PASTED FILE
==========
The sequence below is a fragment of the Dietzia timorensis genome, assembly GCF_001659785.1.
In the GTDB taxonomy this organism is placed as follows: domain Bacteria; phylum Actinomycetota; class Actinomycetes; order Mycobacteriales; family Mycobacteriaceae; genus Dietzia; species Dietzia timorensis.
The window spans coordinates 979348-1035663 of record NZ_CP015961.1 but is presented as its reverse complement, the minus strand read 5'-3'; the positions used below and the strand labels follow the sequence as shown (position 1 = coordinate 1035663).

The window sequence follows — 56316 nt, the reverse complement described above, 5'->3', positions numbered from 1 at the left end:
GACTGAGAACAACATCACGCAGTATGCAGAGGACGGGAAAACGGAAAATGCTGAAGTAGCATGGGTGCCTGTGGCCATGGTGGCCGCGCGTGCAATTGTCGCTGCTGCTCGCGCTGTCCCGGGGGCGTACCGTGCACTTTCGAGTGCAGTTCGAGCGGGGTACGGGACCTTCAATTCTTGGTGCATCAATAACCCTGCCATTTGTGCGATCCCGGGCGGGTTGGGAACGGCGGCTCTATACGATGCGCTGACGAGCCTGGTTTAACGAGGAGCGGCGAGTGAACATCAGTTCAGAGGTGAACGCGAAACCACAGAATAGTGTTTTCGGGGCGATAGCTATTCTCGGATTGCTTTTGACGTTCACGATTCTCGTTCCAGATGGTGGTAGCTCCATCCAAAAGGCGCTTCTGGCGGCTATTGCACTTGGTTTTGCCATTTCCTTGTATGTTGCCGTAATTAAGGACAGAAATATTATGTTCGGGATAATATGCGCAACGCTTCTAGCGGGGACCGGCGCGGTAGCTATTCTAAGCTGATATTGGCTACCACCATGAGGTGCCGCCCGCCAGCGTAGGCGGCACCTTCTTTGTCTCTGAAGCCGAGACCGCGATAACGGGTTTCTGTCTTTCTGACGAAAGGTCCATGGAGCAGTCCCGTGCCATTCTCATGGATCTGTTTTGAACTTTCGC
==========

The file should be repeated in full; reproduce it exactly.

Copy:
The sequence below is a fragment of the Dietzia timorensis genome, assembly GCF_001659785.1.
In the GTDB taxonomy this organism is placed as follows: domain Bacteria; phylum Actinomycetota; class Actinomycetes; order Mycobacteriales; family Mycobacteriaceae; genus Dietzia; species Dietzia timorensis.
The window spans coordinates 979348-1035663 of record NZ_CP015961.1 but is presented as its reverse complement, the minus strand read 5'-3'; the positions used below and the strand labels follow the sequence as shown (position 1 = coordinate 1035663).

The window sequence follows — 56316 nt, the reverse complement described above, 5'->3', positions numbered from 1 at the left end:
GACTGAGAACAACATCACGCAGTATGCAGAGGACGGGAAAACGGAAAATGCTGAAGTAGCATGGGTGCCTGTGGCCATGGTGGCCGCGCGTGCAATTGTCGCTGCTGCTCGCGCTGTCCCGGGGGCGTACCGTGCACTTTCGAGTGCAGTTCGAGCGGGGTACGGGACCTTCAATTCTTGGTGCATCAATAACCCTGCCATTTGTGCGATCCCGGGCGGGTTGGGAACGGCGGCTCTATACGATGCGCTGACGAGCCTGGTTTAACGAGGAGCGGCGAGTGAACATCAGTTCAGAGGTGAACGCGAAACCACAGAATAGTGTTTTCGGGGCGATAGCTATTCTCGGATTGCTTTTGACGTTCACGATTCTCGTTCCAGATGGTGGTAGCTCCATCCAAAAGGCGCTTCTGGCGGCTATTGCACTTGGTTTTGCCATTTCCTTGTATGTTGCCGTAATTAAGGACAGAAATATTATGTTCGGGATAATATGCGCAACGCTTCTAGCGGGGACCGGCGCGGTAGCTATTCTAAGCTGATATTGGCTACCACCATGAGGTGCCGCCCGCCAGCGTAGGCGGCACCTTCTTTGTCTCTGAAGCCGAGACCGCGATAACGGGTTTCTGTCTTTCTGACGAAAGGTCCATGGAGCAGTCCCGTGCCATTCTCATGGATCTGTTTTGAACTTTCGC